Given its history, deep ties to local communities and geographic dispersal across the United States, the National Guard remains the force of choice to undertake critical homeland defense missions and to provide military support to civil authorities. The National Guard is ideally suited for steady state missions at home like air defense as well as domestic crisis response missions like consequence management and WMD incident response. The Department of Defense needs to better define the roles and missions of the National Guard in homeland defense and civil support, and the Guard needs to conduct an in-depth assessment of how its organization, training, equipment and force management approaches need to change to meet the associated requirements. Particular attention should be paid to enhancing the National Guard’s training and equipment for conducting civil support and consequence management missions.

Both the National Guard and the Reserves also have key roles to play in supporting U.S. military operations overseas, be it providing key capabilities or serving as a rotation base for long-lasting missions. This is particularly true for stabilization and reconstruction operations, where their civilian skills may be of great value. The reserves continue to offer a cost-effective way to rapidly expand the pool of available military forces in crisis or war, and sustain critical links between the U.S. military and the American people.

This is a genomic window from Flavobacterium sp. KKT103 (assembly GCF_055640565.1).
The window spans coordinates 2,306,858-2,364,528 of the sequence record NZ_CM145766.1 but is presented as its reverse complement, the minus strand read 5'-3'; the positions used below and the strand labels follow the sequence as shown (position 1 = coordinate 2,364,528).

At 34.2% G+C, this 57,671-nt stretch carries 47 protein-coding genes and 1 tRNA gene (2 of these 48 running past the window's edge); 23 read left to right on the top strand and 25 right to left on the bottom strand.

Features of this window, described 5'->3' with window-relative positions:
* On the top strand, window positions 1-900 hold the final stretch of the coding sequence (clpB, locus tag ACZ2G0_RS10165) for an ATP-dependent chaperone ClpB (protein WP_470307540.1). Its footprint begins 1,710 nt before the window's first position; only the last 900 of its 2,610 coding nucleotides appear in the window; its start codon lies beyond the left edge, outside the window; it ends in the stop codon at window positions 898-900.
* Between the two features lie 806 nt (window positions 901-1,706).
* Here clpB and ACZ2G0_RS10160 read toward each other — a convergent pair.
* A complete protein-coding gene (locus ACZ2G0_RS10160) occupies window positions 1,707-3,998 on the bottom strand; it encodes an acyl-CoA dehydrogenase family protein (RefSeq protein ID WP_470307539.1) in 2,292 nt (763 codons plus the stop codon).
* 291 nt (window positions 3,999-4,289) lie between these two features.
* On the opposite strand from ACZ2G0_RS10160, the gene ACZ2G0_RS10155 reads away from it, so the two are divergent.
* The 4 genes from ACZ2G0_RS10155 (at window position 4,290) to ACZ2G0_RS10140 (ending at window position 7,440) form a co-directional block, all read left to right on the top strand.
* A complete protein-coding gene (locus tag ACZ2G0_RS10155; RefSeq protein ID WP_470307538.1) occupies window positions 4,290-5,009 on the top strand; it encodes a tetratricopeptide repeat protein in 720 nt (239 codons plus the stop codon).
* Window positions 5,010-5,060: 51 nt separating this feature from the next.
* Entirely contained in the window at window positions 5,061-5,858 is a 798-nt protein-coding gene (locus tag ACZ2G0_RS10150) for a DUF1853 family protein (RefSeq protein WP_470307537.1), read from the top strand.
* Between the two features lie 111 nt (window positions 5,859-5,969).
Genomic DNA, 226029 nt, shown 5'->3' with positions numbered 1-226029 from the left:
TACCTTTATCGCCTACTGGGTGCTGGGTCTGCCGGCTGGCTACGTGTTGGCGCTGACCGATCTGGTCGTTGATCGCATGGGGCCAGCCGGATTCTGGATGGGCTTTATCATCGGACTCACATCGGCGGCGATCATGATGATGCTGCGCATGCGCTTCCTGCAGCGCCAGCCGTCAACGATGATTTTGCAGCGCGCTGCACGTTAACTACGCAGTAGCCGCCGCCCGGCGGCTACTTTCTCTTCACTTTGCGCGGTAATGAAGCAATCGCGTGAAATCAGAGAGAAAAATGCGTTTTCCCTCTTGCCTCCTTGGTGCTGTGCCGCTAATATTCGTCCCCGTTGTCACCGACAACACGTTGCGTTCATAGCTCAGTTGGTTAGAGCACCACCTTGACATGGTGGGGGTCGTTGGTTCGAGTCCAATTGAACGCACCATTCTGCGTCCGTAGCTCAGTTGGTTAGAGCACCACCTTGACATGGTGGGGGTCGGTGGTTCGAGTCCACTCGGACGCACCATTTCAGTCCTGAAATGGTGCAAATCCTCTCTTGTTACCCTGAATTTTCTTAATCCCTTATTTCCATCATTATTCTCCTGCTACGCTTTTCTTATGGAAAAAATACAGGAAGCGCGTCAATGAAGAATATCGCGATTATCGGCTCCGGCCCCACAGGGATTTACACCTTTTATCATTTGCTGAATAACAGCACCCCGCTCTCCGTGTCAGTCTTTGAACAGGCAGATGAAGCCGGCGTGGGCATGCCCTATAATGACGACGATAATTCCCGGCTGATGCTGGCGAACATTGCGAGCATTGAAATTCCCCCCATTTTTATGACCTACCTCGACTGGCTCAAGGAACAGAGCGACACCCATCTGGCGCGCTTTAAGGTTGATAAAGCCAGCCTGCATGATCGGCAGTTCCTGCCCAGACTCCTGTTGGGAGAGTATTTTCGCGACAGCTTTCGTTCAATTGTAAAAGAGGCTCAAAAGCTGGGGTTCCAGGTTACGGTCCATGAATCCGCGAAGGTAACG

To date, however, the National Guard and Reserves have not been adequately prepared or resourced for these indispensable roles. This nation needs to invest more in the readiness of the Army Reserve and National Guard. The costs of doing so have been estimated to be about $20 billion each for the Army National Guard and the Army Reserve. We also need to explore diversifying the contracts available to reservists to ensure that the U.S. military – and the U.S. government more broadly – can gain greater access to civilians with critical skills (e.g. information technology specialists, linguists, etc.) and that more Americans can serve their country in some capacity.

3. Increase the pool of deployable forces in the Army over time by at least 30,000 personnel.